Biosphere Reserves are sites of terrestrial and marine ecosystems designated under the UNESCO Man and Biosphere Programme, where people share a sustainable way of living with nature and innovative practices are tested in co-operation with local inhabitants with the aim of reconciling conservation of biodiversity with sustainable utilisation. The zone includes strictly protected areas at the core, which are typically surrounded by buffer zones where conservation is emphasised, but where people also live and work.
The Magaliesberg Biosphere Reserve covers approximately 360 000 ha and is located between the Pretoria and Johannesburg in the east and Rustenburg in the west, with approximately 262 000 people living within the designated area. In addition, the area is endowed with scenic beauty, unique natural features, rich cultural heritage value. It is also of high archaeological interest as it includes the Cradle of Humankind, which is part of the Fossil Hominid Sites of South Africa World Heritage Site with 4 million years of history. The area contains rich floral biodiversity, a number of faunal species, and over 45% of the total bird species of Southern Africa.
The second newly designated Gouritz Cluster Biosphere Reserve area covers an area of more than three million hectares and straddles the Eastern and Western Cape Provinces. The area is globally unique as it is the only area in the world where three recognised biodiversity hotspots - the Fynbos, Succulent Karoo and Maputoland-Tongoland-Albany hotspots - converge.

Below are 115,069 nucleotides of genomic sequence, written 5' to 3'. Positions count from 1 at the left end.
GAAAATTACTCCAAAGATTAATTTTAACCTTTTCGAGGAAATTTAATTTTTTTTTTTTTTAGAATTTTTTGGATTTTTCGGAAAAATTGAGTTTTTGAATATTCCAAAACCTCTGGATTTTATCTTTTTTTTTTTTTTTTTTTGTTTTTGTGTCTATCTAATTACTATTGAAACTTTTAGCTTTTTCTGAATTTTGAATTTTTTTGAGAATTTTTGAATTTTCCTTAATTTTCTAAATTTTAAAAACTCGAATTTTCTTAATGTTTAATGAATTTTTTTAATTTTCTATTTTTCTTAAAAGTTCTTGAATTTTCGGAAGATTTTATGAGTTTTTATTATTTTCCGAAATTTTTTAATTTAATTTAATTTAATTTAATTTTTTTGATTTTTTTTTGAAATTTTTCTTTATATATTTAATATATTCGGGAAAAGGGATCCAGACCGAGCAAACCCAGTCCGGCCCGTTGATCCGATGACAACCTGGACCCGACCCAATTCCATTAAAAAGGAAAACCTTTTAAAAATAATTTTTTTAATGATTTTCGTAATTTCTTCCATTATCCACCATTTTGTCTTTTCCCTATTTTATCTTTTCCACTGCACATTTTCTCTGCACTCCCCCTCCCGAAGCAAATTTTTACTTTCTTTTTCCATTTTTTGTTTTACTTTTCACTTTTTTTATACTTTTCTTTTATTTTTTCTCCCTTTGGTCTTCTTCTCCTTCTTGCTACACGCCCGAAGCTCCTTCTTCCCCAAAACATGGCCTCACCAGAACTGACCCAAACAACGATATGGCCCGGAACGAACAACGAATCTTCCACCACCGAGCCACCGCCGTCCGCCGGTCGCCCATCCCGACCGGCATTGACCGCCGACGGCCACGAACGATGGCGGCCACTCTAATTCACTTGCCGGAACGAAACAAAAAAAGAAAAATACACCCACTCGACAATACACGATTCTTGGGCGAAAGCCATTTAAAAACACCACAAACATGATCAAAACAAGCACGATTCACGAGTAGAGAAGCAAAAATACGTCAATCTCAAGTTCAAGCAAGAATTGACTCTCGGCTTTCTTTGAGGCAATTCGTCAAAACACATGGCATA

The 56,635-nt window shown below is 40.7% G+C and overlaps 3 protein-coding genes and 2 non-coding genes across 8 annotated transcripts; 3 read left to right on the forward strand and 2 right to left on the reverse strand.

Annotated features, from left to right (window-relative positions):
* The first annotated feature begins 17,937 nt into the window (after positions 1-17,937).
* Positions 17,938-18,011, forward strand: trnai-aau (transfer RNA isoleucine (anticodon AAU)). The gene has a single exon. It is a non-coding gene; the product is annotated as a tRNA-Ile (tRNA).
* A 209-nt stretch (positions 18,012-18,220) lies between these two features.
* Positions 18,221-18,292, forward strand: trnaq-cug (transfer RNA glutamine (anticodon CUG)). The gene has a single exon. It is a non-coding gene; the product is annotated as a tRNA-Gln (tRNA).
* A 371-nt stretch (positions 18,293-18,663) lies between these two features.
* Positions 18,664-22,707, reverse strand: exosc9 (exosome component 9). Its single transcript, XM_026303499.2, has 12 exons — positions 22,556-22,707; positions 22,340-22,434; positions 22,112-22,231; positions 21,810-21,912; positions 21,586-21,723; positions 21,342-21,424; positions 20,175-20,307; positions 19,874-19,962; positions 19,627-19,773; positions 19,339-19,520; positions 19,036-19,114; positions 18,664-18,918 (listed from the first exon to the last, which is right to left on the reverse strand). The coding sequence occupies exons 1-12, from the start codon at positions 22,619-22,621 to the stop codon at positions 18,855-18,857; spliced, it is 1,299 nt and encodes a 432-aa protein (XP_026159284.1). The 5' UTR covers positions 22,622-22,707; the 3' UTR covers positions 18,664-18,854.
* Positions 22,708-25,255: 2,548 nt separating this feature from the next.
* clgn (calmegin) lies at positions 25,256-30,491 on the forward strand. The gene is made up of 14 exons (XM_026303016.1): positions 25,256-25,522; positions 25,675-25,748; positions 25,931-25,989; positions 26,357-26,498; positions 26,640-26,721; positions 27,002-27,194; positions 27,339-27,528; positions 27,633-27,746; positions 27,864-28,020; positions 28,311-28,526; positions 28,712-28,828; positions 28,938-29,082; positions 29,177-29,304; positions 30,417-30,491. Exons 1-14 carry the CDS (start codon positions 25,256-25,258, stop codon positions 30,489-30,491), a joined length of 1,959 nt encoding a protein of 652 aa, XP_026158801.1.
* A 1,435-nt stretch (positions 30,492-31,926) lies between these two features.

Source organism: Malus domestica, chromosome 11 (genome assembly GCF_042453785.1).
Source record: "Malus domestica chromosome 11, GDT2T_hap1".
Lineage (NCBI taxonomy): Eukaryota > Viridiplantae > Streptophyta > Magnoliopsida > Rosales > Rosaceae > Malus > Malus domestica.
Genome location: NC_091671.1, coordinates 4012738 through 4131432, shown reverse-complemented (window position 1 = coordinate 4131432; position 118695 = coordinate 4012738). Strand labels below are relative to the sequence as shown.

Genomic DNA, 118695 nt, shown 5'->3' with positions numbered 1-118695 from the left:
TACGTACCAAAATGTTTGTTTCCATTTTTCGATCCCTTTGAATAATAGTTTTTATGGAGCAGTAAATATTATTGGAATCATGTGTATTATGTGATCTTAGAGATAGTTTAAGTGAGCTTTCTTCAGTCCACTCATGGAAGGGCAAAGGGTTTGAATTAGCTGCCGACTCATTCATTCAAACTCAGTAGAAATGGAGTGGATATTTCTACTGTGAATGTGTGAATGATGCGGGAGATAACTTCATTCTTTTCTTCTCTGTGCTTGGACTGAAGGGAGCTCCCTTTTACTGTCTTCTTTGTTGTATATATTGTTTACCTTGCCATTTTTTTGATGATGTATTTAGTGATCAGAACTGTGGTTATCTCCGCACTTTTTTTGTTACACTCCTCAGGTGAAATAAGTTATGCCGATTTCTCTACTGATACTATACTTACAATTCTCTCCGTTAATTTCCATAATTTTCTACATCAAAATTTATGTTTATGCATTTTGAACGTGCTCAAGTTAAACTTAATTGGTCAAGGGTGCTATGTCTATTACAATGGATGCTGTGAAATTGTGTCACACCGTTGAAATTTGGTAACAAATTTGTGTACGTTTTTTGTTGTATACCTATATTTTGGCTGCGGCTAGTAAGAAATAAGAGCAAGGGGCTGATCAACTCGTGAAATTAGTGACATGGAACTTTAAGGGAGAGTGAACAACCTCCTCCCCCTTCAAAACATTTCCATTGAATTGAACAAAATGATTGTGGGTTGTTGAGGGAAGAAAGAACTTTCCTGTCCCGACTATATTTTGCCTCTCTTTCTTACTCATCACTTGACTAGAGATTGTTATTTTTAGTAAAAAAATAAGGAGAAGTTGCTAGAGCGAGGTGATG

The entire biosphere domain falls within the Cape Floristic Kingdom which is the smallest, but one of the richest of the six floral kingdoms in the world, and the only one found entirely within the boundaries of one country. This Reserve is home to high levels of endemic plant species, threatened invertebrates and butterfly species. It provides a migratory route for large mammals and serves as a nursery for marine species. Due to its immense historical significance, the biosphere reserve includes three components of the internationally renowned Cape Floral Region Protected Areas World Heritage Site. (via environment.gov.za)
Existing Biosphere Reserves in South Africa are:
- Kogelberg Biosphere Reserve (Western Cape Province, designated 1998)
- Cape West Coast Biosphere Reserve (Western Cape Province, designated 2000)
- Waterberg Biosphere Reserve (Limpopo Province, designated 2001)
- Kruger-to-Canyons Biosphere Reserve (Limpopo Province and Mpumalanga, designated 2001)
- Cape Winelands Biosphere Reserve (Western Cape Province, designated 2007)
- Vhembe Biosphere Reserve (Limpopo Province, designated May 2009)